constitutions  because it "allows the officer to  administer  the

test(s) without any individualized suspicion that the driver  was

impaired."31   Noting that it could construe a statute  to  avoid

constitutional  concerns, the court of appeals declined  to  read

subsection .031(g) to require that police have probable cause  to

believe the tested driver has committed a crime because the court

appropriately  recognized  that  such  a  requirement  would  not

satisfy Layland.32

           The  state  argues  that  we should  read  Schmerber's

probable  cause  requirements  into  the  statute  to  avoid  any

constitutional infirmity.  Because we have overruled Layland,  it

no  longer  constrains  a  court considering  whether  subsection

.031(g)  can  be  given  a  narrowing  construction  that  avoids

constitutional problems.

           Whether  to  apply a narrowing construction  to  avoid

holding a statute unconstitutional is a question of law to  which

we  bring  our  independent judgment.  For  several  reasons,  we

choose  to decide this issue, rather than remand it to the  court

of  appeals, notwithstanding the expertise that court  brings  to

the  field of criminal procedure and law: the issue raises a pure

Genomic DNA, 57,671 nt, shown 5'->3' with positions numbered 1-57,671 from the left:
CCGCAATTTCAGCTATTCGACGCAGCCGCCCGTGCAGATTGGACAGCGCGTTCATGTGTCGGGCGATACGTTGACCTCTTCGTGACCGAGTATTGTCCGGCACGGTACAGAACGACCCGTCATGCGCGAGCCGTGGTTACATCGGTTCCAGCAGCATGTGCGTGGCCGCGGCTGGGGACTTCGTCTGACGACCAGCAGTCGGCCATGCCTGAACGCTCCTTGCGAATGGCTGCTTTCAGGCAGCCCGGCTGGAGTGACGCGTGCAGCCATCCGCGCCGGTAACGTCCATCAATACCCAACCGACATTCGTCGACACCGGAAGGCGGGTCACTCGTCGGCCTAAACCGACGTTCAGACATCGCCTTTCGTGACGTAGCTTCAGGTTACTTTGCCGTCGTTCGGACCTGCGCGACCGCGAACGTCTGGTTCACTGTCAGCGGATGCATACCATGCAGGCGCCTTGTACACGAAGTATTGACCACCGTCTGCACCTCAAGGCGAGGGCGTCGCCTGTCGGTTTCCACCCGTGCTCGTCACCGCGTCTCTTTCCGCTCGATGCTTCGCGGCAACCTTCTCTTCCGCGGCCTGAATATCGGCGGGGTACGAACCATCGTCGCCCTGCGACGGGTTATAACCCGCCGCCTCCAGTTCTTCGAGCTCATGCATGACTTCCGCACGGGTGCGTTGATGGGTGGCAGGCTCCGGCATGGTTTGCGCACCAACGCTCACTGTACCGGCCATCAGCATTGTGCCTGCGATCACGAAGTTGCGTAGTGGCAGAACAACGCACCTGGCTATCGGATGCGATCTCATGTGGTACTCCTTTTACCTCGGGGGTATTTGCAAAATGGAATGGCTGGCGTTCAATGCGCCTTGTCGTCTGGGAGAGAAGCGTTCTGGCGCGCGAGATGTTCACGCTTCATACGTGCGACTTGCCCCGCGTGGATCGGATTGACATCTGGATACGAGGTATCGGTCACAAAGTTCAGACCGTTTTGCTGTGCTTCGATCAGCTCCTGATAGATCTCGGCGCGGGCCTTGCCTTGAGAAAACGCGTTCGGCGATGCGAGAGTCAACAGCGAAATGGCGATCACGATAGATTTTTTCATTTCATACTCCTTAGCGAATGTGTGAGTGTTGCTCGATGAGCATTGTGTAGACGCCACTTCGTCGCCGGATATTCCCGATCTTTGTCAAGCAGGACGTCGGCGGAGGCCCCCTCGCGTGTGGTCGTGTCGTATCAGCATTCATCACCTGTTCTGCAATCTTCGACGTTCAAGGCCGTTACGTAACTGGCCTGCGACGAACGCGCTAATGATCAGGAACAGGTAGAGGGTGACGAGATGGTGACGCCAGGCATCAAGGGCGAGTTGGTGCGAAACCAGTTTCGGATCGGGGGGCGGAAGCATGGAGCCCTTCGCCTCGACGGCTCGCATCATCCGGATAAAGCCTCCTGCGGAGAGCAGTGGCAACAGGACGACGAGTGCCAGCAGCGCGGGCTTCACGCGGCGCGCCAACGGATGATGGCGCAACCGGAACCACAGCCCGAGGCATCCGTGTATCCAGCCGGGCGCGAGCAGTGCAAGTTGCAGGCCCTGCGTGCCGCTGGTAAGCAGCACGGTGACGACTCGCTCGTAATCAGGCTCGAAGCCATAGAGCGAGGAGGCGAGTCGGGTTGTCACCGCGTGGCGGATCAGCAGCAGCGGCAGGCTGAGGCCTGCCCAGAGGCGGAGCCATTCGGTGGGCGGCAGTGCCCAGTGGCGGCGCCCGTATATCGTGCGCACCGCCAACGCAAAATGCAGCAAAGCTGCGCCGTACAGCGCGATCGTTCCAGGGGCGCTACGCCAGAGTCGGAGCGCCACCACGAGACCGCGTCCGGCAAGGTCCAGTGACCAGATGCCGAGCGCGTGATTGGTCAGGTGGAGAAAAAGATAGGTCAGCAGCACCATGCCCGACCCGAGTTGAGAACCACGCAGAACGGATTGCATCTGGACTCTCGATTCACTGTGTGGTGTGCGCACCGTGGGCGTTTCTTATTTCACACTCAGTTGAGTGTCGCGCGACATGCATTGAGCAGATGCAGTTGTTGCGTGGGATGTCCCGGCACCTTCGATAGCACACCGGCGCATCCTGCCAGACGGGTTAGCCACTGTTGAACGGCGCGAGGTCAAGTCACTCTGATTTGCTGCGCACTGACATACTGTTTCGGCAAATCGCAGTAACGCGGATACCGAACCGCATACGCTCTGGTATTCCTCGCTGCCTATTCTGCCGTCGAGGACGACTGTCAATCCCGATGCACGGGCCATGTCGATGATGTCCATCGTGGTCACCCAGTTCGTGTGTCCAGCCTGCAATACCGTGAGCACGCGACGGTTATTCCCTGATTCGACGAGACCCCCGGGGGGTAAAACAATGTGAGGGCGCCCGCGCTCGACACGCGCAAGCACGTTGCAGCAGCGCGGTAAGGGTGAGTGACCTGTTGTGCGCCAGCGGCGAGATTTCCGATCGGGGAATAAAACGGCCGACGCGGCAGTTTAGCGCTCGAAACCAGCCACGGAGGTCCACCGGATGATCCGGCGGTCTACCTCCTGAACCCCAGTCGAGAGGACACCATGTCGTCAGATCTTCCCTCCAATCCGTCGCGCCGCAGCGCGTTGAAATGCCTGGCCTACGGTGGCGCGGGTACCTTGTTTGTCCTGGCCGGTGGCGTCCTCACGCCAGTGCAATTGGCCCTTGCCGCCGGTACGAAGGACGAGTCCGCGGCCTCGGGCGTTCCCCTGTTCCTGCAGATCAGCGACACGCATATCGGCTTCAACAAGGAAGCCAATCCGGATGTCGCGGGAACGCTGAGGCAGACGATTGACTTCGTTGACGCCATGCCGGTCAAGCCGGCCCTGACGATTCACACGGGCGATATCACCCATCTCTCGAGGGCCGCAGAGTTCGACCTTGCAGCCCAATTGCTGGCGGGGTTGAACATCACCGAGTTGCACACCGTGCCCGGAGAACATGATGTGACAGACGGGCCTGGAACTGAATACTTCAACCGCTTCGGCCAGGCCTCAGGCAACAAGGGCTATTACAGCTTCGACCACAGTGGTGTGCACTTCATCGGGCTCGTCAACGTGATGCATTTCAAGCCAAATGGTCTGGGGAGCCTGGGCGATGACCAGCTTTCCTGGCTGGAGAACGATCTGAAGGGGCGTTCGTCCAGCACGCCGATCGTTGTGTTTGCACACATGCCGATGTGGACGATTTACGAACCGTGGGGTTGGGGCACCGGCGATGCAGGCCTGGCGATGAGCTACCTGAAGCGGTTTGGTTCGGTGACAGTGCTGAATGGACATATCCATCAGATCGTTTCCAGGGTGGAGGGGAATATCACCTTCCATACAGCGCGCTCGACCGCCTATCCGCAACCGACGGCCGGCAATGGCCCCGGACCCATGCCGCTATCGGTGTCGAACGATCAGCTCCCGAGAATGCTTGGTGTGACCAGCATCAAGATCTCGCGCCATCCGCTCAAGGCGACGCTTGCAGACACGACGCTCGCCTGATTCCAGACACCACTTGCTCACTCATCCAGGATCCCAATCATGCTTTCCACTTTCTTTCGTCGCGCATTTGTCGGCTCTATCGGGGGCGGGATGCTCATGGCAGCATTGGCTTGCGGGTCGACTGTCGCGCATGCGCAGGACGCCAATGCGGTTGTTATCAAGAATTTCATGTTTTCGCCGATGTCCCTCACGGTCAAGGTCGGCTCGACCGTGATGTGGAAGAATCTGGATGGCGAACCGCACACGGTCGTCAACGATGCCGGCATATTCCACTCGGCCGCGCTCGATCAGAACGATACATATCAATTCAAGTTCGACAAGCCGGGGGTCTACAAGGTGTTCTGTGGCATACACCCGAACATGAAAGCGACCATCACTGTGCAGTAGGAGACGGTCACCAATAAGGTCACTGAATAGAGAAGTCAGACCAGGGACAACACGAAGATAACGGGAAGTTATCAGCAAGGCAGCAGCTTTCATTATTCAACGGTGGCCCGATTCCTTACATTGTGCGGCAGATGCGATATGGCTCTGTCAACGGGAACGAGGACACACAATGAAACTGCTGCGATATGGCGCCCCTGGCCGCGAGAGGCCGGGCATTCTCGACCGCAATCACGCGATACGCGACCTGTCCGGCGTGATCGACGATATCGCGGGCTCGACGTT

question  of law; if we were to remand the issue, no matter  what

the  result below, one of the parties might feel compelled to ask

us to review the decision; it is more expeditious for us to reach

this  issue  now; further, a ruling on this issue now will  guide

the  parties  and the superior court in considering the  exigency

issue  on remand and may advance the ultimate termination of  the

case.

           This court will narrowly construe statutes in order to

avoid  constitutional infirmity where that can  be  done  without

doing violence to the legislature's intent.33

           The text of AS 28.35.031(g) is neither explicitly  nor

implicitly inconsistent with the narrowing construction  we  give

it  here.34   The  statute  implicitly  contemplates  warrantless

searches  under circumstances that may be inherently exigent  and

that may consequently render warrantless searches constitutional.

We  therefore construe subsection .031(g) to be constitutional in

context  of warrantless searches for breath or blood in  accident

cases  involving death or serious physical injury  when  probable

cause  to  search exists and the search falls within a recognized

exception  to the warrant requirement.  So construed,  subsection

.031(g)  has  the  effect  of  specifying  that  such  tests  are

authorized  under Alaska's implied consent statute and  therefore